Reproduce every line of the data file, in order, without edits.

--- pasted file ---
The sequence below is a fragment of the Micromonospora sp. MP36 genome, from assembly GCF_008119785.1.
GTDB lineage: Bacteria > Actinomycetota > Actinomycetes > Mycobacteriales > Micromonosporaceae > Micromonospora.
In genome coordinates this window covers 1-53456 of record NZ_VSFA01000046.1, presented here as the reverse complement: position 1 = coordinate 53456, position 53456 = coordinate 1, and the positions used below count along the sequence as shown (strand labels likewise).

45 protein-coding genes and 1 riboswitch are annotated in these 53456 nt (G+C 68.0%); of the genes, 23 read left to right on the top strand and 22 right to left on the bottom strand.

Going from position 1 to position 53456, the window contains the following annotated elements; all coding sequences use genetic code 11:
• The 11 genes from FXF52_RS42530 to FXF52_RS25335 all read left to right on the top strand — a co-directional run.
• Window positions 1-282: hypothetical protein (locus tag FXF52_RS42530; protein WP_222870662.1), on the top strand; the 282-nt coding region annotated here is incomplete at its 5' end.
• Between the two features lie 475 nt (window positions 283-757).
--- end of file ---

The sequence below is a fragment of the Micromonospora sp. MP36 genome, from assembly GCF_008119785.1.
GTDB lineage: Bacteria > Actinomycetota > Actinomycetes > Mycobacteriales > Micromonosporaceae > Micromonospora.
In genome coordinates this window covers 1-53456 of record NZ_VSFA01000046.1, presented here as the reverse complement: position 1 = coordinate 53456, position 53456 = coordinate 1, and the positions used below count along the sequence as shown (strand labels likewise).

45 protein-coding genes and 1 riboswitch are annotated in these 53456 nt (G+C 68.0%); of the genes, 23 read left to right on the top strand and 22 right to left on the bottom strand.

Going from position 1 to position 53456, the window contains the following annotated elements; all coding sequences use genetic code 11:
• The 11 genes from FXF52_RS42530 to FXF52_RS25335 all read left to right on the top strand — a co-directional run.
• Window positions 1-282: hypothetical protein (locus tag FXF52_RS42530; protein WP_222870662.1), on the top strand; the 282-nt coding region annotated here is incomplete at its 5' end.
• Between the two features lie 475 nt (window positions 283-757).